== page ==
With Batkid, don’t point out the obvious
In a Washington Post editorial, Princeton’s Peter Singer helpfully reminds us that the money spent on Batkid in San Francisco last month could’ve more efficiently been used saving or bettering the lives of dozens, if not hundreds of people through the efforts of nonprofit organizations operating around the world.
Clearly. I don’t think anyone had argued that making 5-year-old leukemia patient Miles Scott’s day was the most efficient, mathematically optimized use of money. But Singer skims over the fact that our spending as members of a wealthy industrialized nation spans the entire spectrum of utility. Did I need that slightly upgraded television with an extra HDMI input? How about that new Montblanc pen? Or the millions of Xbox Ones and PlayStation 4s sold in the past several weeks? What if we’d all went to a slightly less expensive place for dinner last night?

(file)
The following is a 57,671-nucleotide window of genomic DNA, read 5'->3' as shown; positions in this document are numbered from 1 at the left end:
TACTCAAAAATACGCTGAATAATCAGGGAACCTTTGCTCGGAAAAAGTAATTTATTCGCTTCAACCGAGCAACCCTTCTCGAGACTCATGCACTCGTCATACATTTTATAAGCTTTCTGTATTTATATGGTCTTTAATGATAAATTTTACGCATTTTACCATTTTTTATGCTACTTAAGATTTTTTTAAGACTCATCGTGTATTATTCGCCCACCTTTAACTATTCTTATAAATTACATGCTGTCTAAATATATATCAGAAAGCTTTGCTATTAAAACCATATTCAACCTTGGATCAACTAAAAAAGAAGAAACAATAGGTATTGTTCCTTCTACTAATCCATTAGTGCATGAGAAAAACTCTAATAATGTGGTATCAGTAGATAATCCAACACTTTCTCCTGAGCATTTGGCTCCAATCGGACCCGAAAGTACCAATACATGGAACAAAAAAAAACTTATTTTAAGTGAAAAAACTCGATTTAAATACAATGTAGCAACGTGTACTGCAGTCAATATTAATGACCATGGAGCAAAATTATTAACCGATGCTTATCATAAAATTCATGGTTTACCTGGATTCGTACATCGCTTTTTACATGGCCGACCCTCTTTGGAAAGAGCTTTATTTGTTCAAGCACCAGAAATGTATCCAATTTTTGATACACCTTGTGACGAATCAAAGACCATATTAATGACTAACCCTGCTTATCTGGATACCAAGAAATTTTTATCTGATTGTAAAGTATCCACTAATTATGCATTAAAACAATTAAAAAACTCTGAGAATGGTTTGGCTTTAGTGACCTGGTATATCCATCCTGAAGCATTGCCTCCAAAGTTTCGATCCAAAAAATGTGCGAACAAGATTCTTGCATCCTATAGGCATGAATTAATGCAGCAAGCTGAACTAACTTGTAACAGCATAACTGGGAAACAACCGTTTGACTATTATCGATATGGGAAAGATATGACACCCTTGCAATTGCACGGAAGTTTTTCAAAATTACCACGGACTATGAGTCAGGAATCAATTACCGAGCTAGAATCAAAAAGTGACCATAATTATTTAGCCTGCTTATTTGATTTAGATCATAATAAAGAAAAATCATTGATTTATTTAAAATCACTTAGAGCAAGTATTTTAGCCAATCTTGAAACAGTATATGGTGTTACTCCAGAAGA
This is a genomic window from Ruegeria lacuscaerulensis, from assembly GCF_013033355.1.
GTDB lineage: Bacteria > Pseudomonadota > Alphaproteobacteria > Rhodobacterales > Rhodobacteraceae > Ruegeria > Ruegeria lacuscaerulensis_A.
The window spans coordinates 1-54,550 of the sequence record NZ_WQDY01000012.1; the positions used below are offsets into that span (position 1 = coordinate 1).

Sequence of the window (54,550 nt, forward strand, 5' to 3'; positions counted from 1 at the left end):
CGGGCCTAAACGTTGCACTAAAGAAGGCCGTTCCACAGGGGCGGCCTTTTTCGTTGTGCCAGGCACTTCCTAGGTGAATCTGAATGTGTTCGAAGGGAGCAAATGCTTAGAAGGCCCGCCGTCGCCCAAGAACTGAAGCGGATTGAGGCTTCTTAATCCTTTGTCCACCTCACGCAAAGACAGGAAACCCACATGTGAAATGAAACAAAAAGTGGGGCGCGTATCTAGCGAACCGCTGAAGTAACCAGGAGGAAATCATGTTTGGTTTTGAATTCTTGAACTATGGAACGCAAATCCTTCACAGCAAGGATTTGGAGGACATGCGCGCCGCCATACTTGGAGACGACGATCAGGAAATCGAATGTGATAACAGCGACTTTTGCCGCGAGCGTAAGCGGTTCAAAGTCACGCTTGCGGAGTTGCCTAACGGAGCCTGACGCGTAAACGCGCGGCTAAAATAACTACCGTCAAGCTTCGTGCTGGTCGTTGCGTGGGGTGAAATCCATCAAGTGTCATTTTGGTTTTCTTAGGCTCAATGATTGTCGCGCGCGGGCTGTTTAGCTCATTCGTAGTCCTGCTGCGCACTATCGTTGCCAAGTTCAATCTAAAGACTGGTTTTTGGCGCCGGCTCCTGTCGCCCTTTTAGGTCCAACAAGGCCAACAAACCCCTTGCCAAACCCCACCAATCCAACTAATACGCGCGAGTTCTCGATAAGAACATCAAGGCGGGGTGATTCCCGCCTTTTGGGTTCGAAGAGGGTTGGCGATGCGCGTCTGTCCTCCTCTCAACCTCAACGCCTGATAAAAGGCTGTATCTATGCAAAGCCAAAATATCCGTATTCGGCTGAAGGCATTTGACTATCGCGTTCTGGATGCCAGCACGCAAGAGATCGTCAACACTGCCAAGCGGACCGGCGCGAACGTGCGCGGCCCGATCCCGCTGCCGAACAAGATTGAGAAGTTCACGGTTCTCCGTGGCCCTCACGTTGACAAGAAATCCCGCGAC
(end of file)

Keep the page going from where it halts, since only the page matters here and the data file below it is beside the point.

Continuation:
Indeed, on that scale, Batkid’s Make-A-Wish outlay was money well spent: it brought a major city together in a way that little else could, put a spotlight on leukemia research, and mesmerized a weary nation in perpetual need of good news.